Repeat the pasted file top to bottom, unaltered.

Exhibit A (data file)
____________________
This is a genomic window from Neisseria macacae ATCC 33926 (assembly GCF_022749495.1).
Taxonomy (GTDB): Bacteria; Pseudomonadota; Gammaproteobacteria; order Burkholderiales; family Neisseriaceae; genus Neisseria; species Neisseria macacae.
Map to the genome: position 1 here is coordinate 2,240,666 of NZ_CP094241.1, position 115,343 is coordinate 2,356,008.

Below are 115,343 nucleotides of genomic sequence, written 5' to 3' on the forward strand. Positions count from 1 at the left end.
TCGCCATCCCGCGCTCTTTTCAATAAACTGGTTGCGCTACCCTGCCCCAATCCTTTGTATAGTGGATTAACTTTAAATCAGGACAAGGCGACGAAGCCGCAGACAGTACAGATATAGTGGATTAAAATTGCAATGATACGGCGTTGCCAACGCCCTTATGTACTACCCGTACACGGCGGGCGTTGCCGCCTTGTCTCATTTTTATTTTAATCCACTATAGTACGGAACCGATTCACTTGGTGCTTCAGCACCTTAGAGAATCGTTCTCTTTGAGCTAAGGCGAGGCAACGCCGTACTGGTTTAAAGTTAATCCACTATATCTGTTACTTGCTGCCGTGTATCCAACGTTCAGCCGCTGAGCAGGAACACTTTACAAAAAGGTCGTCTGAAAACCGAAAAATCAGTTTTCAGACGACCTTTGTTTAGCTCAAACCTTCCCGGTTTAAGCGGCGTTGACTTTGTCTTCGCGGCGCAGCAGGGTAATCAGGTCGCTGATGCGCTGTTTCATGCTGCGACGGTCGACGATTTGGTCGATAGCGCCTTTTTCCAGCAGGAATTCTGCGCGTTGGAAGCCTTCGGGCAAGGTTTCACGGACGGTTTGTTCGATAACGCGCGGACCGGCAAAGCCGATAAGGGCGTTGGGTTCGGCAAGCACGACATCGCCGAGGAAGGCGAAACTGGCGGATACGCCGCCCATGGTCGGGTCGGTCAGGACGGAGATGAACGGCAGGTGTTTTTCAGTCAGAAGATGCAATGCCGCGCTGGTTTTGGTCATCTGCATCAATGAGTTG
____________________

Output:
This is a genomic window from Neisseria macacae ATCC 33926 (assembly GCF_022749495.1).
Taxonomy (GTDB): Bacteria; Pseudomonadota; Gammaproteobacteria; order Burkholderiales; family Neisseriaceae; genus Neisseria; species Neisseria macacae.
Map to the genome: position 1 here is coordinate 2,240,666 of NZ_CP094241.1, position 115,343 is coordinate 2,356,008.

Below are 115,343 nucleotides of genomic sequence, written 5' to 3' on the forward strand. Positions count from 1 at the left end.
TCGCCATCCCGCGCTCTTTTCAATAAACTGGTTGCGCTACCCTGCCCCAATCCTTTGTATAGTGGATTAACTTTAAATCAGGACAAGGCGACGAAGCCGCAGACAGTACAGATATAGTGGATTAAAATTGCAATGATACGGCGTTGCCAACGCCCTTATGTACTACCCGTACACGGCGGGCGTTGCCGCCTTGTCTCATTTTTATTTTAATCCACTATAGTACGGAACCGATTCACTTGGTGCTTCAGCACCTTAGAGAATCGTTCTCTTTGAGCTAAGGCGAGGCAACGCCGTACTGGTTTAAAGTTAATCCACTATATCTGTTACTTGCTGCCGTGTATCCAACGTTCAGCCGCTGAGCAGGAACACTTTACAAAAAGGTCGTCTGAAAACCGAAAAATCAGTTTTCAGACGACCTTTGTTTAGCTCAAACCTTCCCGGTTTAAGCGGCGTTGACTTTGTCTTCGCGGCGCAGCAGGGTAATCAGGTCGCTGATGCGCTGTTTCATGCTGCGACGGTCGACGATTTGGTCGATAGCGCCTTTTTCCAGCAGGAATTCTGCGCGTTGGAAGCCTTCGGGCAAGGTTTCACGGACGGTTTGTTCGATAACGCGCGGACCGGCAAAGCCGATAAGGGCGTTGGGTTCGGCAAGCACGACATCGCCGAGGAAGGCGAAACTGGCGGATACGCCGCCCATGGTCGGGTCGGTCAGGACGGAGATGAACGGCAGGTGTTTTTCAGTCAGAAGATGCAATGCCGCGCTGGTTTTGGTCATCTGCATCAATGAGTTG